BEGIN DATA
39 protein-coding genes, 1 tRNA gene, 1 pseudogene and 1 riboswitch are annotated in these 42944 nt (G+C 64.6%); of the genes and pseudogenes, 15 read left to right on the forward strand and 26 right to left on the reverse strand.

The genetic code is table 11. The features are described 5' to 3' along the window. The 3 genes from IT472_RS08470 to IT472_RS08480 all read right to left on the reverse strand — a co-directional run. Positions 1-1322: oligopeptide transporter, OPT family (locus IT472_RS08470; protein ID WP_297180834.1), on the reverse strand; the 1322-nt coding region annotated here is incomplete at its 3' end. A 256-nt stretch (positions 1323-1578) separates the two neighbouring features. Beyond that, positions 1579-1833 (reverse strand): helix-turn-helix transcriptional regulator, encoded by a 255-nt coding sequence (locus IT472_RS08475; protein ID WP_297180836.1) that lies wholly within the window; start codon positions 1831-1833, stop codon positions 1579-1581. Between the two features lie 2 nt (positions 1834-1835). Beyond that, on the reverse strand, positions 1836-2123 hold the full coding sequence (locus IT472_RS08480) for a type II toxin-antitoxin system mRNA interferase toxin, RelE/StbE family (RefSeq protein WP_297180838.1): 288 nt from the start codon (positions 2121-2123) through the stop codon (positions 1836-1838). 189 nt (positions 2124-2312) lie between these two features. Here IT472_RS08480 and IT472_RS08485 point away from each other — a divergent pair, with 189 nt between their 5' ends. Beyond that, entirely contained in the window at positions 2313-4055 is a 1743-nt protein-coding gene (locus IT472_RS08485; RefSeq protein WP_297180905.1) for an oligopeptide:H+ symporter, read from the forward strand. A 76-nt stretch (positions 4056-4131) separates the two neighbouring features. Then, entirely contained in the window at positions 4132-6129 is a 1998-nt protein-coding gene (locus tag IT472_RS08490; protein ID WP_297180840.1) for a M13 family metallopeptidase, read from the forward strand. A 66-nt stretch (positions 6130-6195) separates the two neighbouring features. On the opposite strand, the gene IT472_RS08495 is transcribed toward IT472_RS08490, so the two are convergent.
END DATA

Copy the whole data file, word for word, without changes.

39 protein-coding genes, 1 tRNA gene, 1 pseudogene and 1 riboswitch are annotated in these 42944 nt (G+C 64.6%); of the genes and pseudogenes, 15 read left to right on the forward strand and 26 right to left on the reverse strand.

The genetic code is table 11. The features are described 5' to 3' along the window. The 3 genes from IT472_RS08470 to IT472_RS08480 all read right to left on the reverse strand — a co-directional run. Positions 1-1322: oligopeptide transporter, OPT family (locus IT472_RS08470; protein ID WP_297180834.1), on the reverse strand; the 1322-nt coding region annotated here is incomplete at its 3' end. A 256-nt stretch (positions 1323-1578) separates the two neighbouring features. Beyond that, positions 1579-1833 (reverse strand): helix-turn-helix transcriptional regulator, encoded by a 255-nt coding sequence (locus IT472_RS08475; protein ID WP_297180836.1) that lies wholly within the window; start codon positions 1831-1833, stop codon positions 1579-1581. Between the two features lie 2 nt (positions 1834-1835). Beyond that, on the reverse strand, positions 1836-2123 hold the full coding sequence (locus IT472_RS08480) for a type II toxin-antitoxin system mRNA interferase toxin, RelE/StbE family (RefSeq protein WP_297180838.1): 288 nt from the start codon (positions 2121-2123) through the stop codon (positions 1836-1838). 189 nt (positions 2124-2312) lie between these two features. Here IT472_RS08480 and IT472_RS08485 point away from each other — a divergent pair, with 189 nt between their 5' ends. Beyond that, entirely contained in the window at positions 2313-4055 is a 1743-nt protein-coding gene (locus IT472_RS08485; RefSeq protein WP_297180905.1) for an oligopeptide:H+ symporter, read from the forward strand. A 76-nt stretch (positions 4056-4131) separates the two neighbouring features. Then, entirely contained in the window at positions 4132-6129 is a 1998-nt protein-coding gene (locus tag IT472_RS08490; protein ID WP_297180840.1) for a M13 family metallopeptidase, read from the forward strand. A 66-nt stretch (positions 6130-6195) separates the two neighbouring features. On the opposite strand, the gene IT472_RS08495 is transcribed toward IT472_RS08490, so the two are convergent.